So I rented a station wagon (!!!) from Zipcar and threw ginormous bundles of laundry down the stairwell. Linus, who had already suffered through the trauma of Tony's 4am departure, was convinced that I was packing up and leaving him forever and began a howling fit commensurate to his grief. (Nothing in this life is always sunshine and puppydogs. Not even puppydogs.)
It took 4 giant washing machines, three and a half hours, and one emergency trip to the ATM, but we finally have clean sheets again. Sometimes the suburban life is very appealing.

(Ed.: Sorry for the repost. Mobile uploading didn't go as I planned)

Friday, June 19, 2009

The Power of the Mocha

Tony, enjoying a mocha at our favorite coffee shop (where everyone really does know our names). It's the only thing that makes him human in the morning.

It has long been our habit to compete with each other in making absurd puns using the word "mocha". Typically we select a theme such as slogans (in mocha we trust), Christmas carols, or hymns (what a friend we have in mocha!). Then the last person to dissolve in helpless laughter is the winner.

I like our rituals.

Thursday, May 07, 2009

Making subway rides go faster

Behold my latest effort: socks. The yarn is that niftiest of inventions, self-striping sock yarn (who knew?). It is handed down from a friend who had to give away some of her stash when she moved into a smaller apartment. The delicious irony? Tony and I now live in the same size apartment, two floors up from her. Yes. They are small.

My needles are US size 1 -- just about the thinnest you can get -- and are made of bamboo. They are light and flexible; using them is like knitting with toothpicks. The stitch marker that mark sthe beginning of the heel section is actually a light bulb-shaped paperclip. Ah, electric industry swag.

Tuesday, May 05, 2009

Where I stand on the risk ladder

On April Fool's night, Wednesday, April 1, Tony came home from work and began to rearrange our living room for his weekly poker game. He slid the sofa into the kitchen, carried the coffee table into the bedroom, and extracted his motley collection of folding chairs from the corners they inhabit six and a half days a week in our tiny apartment. Suddenly his phone rang, flashing my name. He picked it up: "Hey." A strange voice answered: "There's been an accident. You're going to have to go to the hospital." What happened, Tony wanted to know, which hospital? "I'll call you back."

At the same time, I was stretched out on the side of a rain-slick road, trembling from shock and fear and cold, feeling my way around the holes in my memory. I had awoken to lights and strange faces in my eyes. They wanted to know what day it was. My lower lip was swollen and sticky with blood.

In the month since crashing my 150cc motorscooter in the warehouse district near Gallaudet University, I've tried to stitch together my patchwork memories. Based on what I remember and what the paramedics told me, I think I lost traction on a right-hand turn and panicked, slamming on the rear brakes. Braking in the middle of a turn is one of the worst things you can do on a motorcycle. Instead of laying the scooter down on the right side and collecting a few bruises, I caused the scooter to flip violently to the left, throwing me off to land on my face (judging by the gouges on my helmet) and slide down the road. The paramedics told me with some admiration that I must have practically hydroplaned on the wet street.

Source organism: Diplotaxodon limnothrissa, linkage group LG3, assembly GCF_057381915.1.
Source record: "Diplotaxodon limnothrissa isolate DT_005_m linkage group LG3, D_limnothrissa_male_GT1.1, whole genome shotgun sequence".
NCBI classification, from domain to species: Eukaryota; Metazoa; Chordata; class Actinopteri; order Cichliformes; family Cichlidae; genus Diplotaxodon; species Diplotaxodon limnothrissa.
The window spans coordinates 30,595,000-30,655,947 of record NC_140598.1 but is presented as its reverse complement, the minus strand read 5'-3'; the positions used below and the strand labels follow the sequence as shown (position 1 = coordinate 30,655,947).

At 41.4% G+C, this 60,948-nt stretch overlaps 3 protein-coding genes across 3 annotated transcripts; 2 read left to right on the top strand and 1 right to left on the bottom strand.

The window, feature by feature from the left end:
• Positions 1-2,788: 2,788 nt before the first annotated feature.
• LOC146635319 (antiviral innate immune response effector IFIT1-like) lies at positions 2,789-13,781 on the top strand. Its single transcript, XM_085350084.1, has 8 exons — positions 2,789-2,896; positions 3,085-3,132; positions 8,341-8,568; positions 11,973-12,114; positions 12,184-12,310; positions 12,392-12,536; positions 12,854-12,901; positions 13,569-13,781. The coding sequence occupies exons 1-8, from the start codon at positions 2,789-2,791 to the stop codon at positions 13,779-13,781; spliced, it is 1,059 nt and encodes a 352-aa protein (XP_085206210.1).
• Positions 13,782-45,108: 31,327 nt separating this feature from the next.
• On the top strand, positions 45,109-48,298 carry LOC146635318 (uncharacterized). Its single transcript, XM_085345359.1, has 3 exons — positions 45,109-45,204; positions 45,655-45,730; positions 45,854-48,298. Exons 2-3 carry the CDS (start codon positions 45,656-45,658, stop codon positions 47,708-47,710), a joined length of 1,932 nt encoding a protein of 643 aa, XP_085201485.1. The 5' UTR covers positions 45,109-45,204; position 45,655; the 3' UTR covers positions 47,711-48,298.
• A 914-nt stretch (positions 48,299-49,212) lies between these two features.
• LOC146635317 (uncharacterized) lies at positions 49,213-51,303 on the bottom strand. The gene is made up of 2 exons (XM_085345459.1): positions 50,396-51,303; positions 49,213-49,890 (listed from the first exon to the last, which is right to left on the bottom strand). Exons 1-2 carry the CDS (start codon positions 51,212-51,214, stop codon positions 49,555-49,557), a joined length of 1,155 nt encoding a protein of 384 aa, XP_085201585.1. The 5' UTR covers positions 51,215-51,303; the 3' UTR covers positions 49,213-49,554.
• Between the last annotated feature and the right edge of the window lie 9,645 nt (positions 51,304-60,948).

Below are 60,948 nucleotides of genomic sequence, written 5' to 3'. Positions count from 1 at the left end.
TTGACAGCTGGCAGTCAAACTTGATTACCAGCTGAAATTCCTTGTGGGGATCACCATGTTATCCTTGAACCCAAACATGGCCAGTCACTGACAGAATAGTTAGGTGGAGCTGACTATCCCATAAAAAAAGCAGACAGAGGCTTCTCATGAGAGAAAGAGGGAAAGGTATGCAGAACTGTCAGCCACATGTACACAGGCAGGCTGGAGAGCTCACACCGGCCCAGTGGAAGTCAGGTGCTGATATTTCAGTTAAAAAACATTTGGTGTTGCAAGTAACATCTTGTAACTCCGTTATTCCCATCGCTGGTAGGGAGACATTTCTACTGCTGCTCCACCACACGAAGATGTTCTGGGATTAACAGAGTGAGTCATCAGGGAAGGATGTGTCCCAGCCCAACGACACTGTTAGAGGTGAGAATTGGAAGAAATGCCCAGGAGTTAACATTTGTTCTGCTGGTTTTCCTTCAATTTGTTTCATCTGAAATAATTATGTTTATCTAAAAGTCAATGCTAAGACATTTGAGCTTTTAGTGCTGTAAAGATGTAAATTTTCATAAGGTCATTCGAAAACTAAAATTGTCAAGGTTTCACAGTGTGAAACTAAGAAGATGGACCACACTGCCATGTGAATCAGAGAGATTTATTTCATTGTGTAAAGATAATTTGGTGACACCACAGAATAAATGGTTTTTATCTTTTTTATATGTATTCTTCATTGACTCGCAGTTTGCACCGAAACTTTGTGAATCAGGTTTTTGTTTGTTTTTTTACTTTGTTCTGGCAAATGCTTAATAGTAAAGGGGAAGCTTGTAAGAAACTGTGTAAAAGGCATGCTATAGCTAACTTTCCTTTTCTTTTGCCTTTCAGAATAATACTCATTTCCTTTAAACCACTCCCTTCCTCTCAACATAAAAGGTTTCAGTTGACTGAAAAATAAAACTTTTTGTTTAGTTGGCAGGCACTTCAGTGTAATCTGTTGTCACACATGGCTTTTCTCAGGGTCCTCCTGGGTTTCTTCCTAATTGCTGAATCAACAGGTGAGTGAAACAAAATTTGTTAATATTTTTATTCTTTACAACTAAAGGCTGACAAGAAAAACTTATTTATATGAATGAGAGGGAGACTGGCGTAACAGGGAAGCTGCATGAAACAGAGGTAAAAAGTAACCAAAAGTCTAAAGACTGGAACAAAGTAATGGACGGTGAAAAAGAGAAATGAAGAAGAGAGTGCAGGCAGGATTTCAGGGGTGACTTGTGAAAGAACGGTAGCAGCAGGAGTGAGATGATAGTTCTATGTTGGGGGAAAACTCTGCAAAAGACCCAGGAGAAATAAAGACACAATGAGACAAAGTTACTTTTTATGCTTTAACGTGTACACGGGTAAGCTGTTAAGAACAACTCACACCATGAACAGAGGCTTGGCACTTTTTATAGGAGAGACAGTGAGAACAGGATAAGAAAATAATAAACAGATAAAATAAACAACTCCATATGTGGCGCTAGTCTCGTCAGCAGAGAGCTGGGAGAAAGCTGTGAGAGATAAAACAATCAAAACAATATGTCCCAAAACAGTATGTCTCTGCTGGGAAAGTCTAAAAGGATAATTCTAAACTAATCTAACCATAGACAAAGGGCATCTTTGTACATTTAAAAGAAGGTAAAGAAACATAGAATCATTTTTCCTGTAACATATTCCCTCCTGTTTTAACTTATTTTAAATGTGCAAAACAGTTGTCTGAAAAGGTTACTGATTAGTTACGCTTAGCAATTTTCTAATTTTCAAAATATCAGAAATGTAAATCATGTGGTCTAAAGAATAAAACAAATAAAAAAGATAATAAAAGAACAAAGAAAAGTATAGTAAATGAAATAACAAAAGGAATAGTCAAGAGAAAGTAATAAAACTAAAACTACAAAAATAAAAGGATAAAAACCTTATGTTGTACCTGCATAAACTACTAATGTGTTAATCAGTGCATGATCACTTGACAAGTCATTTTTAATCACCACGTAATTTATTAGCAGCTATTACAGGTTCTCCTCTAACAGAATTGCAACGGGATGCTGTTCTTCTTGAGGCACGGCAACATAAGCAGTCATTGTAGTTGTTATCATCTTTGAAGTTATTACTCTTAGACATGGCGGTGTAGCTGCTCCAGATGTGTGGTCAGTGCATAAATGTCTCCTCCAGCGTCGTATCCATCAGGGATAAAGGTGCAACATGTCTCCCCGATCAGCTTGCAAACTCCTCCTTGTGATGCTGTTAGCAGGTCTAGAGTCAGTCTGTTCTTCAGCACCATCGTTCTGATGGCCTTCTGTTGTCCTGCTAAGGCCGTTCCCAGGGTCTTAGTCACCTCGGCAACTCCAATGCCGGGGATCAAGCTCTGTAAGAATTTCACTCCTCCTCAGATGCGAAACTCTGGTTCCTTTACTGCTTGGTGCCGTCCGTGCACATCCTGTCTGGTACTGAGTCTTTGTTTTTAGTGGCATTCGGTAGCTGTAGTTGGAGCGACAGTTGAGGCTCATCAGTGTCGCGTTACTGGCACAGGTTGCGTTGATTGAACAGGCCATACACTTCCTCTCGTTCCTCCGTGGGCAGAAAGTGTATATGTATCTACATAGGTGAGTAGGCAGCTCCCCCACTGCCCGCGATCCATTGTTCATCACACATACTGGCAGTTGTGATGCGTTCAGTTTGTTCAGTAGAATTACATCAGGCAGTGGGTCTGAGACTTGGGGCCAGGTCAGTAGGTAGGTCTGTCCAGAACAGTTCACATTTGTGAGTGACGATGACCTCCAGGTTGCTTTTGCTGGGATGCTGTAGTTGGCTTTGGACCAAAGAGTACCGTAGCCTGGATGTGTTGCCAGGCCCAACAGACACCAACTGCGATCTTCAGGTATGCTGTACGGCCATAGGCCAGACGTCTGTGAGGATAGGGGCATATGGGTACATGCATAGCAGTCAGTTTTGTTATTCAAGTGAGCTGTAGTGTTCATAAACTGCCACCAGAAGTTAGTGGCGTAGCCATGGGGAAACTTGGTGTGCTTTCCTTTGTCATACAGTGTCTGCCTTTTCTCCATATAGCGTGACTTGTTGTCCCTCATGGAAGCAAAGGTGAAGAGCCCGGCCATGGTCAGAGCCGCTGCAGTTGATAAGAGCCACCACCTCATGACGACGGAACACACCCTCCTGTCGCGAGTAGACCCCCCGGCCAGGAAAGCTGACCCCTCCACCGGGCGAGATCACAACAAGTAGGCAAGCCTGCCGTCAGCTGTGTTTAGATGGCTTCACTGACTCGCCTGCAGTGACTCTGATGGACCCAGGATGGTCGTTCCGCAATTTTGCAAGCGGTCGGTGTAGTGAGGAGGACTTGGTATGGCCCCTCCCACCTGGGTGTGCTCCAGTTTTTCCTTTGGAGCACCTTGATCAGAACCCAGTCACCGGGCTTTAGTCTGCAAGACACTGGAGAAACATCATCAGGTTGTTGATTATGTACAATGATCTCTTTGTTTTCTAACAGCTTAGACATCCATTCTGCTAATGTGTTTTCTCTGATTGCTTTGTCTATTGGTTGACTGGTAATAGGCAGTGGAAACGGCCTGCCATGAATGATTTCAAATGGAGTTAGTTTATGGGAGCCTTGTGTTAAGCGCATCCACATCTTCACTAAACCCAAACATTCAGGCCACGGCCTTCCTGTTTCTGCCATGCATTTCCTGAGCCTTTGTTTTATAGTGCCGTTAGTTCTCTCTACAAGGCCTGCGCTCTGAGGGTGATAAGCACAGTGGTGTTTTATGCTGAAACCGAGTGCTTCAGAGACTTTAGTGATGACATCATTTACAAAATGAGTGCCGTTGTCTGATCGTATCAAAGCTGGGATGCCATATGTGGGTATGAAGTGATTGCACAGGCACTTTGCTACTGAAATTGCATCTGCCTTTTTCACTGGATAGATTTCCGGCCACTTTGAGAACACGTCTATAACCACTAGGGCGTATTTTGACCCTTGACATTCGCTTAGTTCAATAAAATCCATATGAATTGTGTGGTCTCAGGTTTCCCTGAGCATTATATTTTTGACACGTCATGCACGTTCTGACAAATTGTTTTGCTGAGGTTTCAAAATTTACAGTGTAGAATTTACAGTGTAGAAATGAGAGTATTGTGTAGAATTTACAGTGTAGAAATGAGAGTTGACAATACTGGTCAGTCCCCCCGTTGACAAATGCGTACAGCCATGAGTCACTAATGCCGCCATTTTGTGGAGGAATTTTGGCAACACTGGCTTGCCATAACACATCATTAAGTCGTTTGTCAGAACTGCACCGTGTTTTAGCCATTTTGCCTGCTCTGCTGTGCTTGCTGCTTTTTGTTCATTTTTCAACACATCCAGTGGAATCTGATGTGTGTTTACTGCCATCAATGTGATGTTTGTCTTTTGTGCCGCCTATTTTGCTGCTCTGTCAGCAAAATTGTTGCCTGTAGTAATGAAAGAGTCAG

I don't know how long I was unconscious; I don't know who called the ambulance. When I woke up, my helmet, jacket and gloves had already been removed and my jeans were soaking wet. The paramedics, jolly and gentle, put a plastic collar around my neck and strapped me to a board for the ride to the hospital. With effort, I told them Tony's phone number from memory and insisted repeatedly that they had to call him. I tried to tell them that it was poker night and someone with a car would be able to give him a ride.

The paramedics left me in the hospital waiting room, still immobilized in the stretcher. I never learned their names.

Uncontrollable shivering. A desperate need to use the bathroom, followed by a near-disaster when my left leg collapsed as I tried to stand up. X-ray. CAT scan. Tony arriving with dry clothes. Nothing broken, though my left knee was swollen and my left calf hurt so much I couldn't bear to have it touched. Going home on crutches at 2am.

A month later, I can once again walk and turn my head and lift my left arm above shoulder level. There's an unexplained achy lump in my left calf, which might be a blood clot, a torn muscle, or a knot that never loosened. I'm still waiting to hear from the doctor.

Tony and my family weren't surprised that I was back on my scooter the next week. Others marveled that I had the courage to ride again, but here's the thing: when you choose to engage in potentially dangerous activity, you decide how much risk you're willing to take. Then you live with that decision. I spent a lot of money on good riding gear and everything that I bought did the job that it was supposed to do: the armor in my jacket prevented me from dislocating my shoulder, the chin bar on my helmet kept my face in one piece, the gloves ensured that I still have skin on my hands.

I knew what I was getting into. I may never look at turns the same way again, but the crash hasn't changed my attitude toward riding. That's life: you pays your money and you takes your chances.

Monday, March 23, 2009

Turn and face the strange changes, Part 1

Dear Friends and Fans,

I've been meaning to send the Official Meganomics Update for some time, but I kept delaying my efforts because several major life issues were still in flux, and I wanted to have something concrete and certain to write.

After three months of apartment agony, Tony and I have finally moved. We rent a top-floor apartment in a condo building that, like so many ambitious condo projects in DC after the economic downturn, has been converted into rental units. It has many luxury yuppie fixin's like granite countertops, a balcony, and one of those nifty kitchen sink faucets that pulls out and converts to a sprayer (whee!). We are very happy with it (the animals are unanimously in favor of the sunny south-facing balcony), and we anticipate staying here for a while. The only drawback is that the downstairs neighbor complains that she can hear Linus's toenails clicking through the hardwood floor, but clearly she's deranged because Linus is perfect in every way. I'm just glad not to be moving every six months anymore!

Linus works on his tan